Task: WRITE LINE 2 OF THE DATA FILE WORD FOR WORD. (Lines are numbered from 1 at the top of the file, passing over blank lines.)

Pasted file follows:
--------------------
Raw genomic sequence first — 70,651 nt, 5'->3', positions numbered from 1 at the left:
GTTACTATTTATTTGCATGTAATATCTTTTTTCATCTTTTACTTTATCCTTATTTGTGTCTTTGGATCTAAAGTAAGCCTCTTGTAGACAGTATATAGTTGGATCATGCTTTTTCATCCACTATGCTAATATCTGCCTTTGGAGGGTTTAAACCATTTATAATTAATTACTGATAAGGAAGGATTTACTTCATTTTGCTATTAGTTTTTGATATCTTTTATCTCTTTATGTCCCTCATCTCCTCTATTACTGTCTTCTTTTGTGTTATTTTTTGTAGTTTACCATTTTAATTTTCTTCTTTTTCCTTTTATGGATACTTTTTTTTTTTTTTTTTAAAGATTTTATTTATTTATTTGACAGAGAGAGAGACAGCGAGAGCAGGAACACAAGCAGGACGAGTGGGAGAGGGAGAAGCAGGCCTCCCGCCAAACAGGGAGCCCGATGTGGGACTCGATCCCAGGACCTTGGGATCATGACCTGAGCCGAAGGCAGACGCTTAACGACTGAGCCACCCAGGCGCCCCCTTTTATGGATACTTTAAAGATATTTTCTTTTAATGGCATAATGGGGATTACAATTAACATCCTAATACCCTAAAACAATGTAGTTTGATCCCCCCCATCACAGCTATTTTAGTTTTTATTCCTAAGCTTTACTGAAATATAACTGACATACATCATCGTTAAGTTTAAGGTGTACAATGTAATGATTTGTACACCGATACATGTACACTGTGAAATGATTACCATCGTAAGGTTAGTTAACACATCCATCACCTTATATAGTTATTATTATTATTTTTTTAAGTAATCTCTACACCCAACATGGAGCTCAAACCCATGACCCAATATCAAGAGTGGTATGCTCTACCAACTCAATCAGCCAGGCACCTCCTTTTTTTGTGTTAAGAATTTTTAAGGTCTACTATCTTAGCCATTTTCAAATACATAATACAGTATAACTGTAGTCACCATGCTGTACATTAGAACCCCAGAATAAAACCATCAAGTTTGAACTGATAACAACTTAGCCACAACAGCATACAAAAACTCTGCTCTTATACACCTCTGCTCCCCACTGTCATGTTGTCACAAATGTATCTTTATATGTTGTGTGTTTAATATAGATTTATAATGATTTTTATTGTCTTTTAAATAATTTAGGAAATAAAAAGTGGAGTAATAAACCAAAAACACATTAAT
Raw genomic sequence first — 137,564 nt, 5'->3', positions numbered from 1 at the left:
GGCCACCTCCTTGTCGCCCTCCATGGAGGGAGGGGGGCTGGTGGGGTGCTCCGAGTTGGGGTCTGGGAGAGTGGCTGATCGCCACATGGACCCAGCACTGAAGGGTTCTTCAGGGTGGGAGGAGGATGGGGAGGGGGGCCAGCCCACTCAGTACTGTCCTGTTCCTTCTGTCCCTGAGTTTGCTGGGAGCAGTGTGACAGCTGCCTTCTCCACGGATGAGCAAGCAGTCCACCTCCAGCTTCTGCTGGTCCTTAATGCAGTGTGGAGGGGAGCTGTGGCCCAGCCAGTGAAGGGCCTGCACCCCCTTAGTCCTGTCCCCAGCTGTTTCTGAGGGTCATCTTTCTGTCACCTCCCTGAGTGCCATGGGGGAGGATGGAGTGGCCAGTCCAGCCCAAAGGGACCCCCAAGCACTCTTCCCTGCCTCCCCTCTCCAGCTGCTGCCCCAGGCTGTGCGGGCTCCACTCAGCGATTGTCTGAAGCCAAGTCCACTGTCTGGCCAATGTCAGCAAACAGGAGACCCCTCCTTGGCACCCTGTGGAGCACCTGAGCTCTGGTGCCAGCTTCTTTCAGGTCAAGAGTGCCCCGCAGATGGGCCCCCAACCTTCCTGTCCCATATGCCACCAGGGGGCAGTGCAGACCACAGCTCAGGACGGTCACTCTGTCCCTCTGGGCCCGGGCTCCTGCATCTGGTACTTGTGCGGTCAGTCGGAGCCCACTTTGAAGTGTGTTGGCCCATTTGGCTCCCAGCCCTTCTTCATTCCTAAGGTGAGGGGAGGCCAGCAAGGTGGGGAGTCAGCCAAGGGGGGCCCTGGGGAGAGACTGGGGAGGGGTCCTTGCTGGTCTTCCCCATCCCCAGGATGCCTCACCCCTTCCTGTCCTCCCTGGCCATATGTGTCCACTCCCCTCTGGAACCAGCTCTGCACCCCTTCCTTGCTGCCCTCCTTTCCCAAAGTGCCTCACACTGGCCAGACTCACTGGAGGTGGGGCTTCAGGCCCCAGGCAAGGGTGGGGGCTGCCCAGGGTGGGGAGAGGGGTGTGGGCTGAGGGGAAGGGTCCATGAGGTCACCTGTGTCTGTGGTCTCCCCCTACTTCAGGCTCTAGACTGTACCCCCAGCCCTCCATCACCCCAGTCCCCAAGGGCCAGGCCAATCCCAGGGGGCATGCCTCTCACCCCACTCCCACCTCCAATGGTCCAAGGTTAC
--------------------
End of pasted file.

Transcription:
GTTACTATTTATTTGCATGTAATATCTTTTTTCATCTTTTACTTTATCCTTATTTGTGTCTTTGGATCTAAAGTAAGCCTCTTGTAGACAGTATATAGTTGGATCATGCTTTTTCATCCACTATGCTAATATCTGCCTTTGGAGGGTTTAAACCATTTATAATTAATTACTGATAAGGAAGGATTTACTTCATTTTGCTATTAGTTTTTGATATCTTTTATCTCTTTATGTCCCTCATCTCCTCTATTACTGTCTTCTTTTGTGTTATTTTTTGTAGTTTACCATTTTAATTTTCTTCTTTTTCCTTTTATGGATACTTTTTTTTTTTTTTTTTAAAGATTTTATTTATTTATTTGACAGAGAGAGAGACAGCGAGAGCAGGAACACAAGCAGGACGAGTGGGAGAGGGAGAAGCAGGCCTCCCGCCAAACAGGGAGCCCGATGTGGGACTCGATCCCAGGACCTTGGGATCATGACCTGAGCCGAAGGCAGACGCTTAACGACTGAGCCACCCAGGCGCCCCCTTTTATGGATACTTTAAAGATATTTTCTTTTAATGGCATAATGGGGATTACAATTAACATCCTAATACCCTAAAACAATGTAGTTTGATCCCCCCCATCACAGCTATTTTAGTTTTTATTCCTAAGCTTTACTGAAATATAACTGACATACATCATCGTTAAGTTTAAGGTGTACAATGTAATGATTTGTACACCGATACATGTACACTGTGAAATGATTACCATCGTAAGGTTAGTTAACACATCCATCACCTTATATAGTTATTATTATTATTTTTTTAAGTAATCTCTACACCCAACATGGAGCTCAAACCCATGACCCAATATCAAGAGTGGTATGCTCTACCAACTCAATCAGCCAGGCACCTCCTTTTTTTGTGTTAAGAATTTTTAAGGTCTACTATCTTAGCCATTTTCAAATACATAATACAGTATAACTGTAGTCACCATGCTGTACATTAGAACCCCAGAATAAAACCATCAAGTTTGAACTGATAACAACTTAGCCACAACAGCATACAAAAACTCTGCTCTTATACACCTCTGCTCCCCACTGTCATGTTGTCACAAATGTATCTTTATATGTTGTGTGTTTAATATAGATTTATAATGATTTTTATTGTCTTTTAAATAATTTAGGAAATAAAAAGTGGAGTAATAAACCAAAAACACATTAAT